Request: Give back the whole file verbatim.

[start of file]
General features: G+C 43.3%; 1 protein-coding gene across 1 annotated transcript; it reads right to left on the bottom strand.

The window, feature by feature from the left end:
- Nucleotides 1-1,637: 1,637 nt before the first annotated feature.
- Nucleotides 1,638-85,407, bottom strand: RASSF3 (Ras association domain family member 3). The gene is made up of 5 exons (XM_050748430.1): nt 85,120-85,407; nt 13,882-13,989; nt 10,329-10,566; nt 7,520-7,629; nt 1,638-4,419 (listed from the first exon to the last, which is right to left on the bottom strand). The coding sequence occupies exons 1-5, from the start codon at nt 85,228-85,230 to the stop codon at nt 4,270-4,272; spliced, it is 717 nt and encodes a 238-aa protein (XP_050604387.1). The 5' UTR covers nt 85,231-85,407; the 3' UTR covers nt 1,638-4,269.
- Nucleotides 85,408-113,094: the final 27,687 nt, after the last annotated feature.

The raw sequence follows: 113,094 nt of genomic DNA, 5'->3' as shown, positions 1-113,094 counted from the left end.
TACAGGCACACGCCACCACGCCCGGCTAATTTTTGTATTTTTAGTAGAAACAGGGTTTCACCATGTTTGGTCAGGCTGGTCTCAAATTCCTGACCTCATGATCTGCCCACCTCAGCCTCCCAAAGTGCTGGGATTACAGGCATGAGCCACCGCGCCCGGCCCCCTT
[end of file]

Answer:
General features: G+C 43.3%; 1 protein-coding gene across 1 annotated transcript; it reads right to left on the bottom strand.

The window, feature by feature from the left end:
- Nucleotides 1-1,637: 1,637 nt before the first annotated feature.
- Nucleotides 1,638-85,407, bottom strand: RASSF3 (Ras association domain family member 3). The gene is made up of 5 exons (XM_050748430.1): nt 85,120-85,407; nt 13,882-13,989; nt 10,329-10,566; nt 7,520-7,629; nt 1,638-4,419 (listed from the first exon to the last, which is right to left on the bottom strand). The coding sequence occupies exons 1-5, from the start codon at nt 85,228-85,230 to the stop codon at nt 4,270-4,272; spliced, it is 717 nt and encodes a 238-aa protein (XP_050604387.1). The 5' UTR covers nt 85,231-85,407; the 3' UTR covers nt 1,638-4,269.
- Nucleotides 85,408-113,094: the final 27,687 nt, after the last annotated feature.

The raw sequence follows: 113,094 nt of genomic DNA, 5'->3' as shown, positions 1-113,094 counted from the left end.
TACAGGCACACGCCACCACGCCCGGCTAATTTTTGTATTTTTAGTAGAAACAGGGTTTCACCATGTTTGGTCAGGCTGGTCTCAAATTCCTGACCTCATGATCTGCCCACCTCAGCCTCCCAAAGTGCTGGGATTACAGGCATGAGCCACCGCGCCCGGCCCCCTT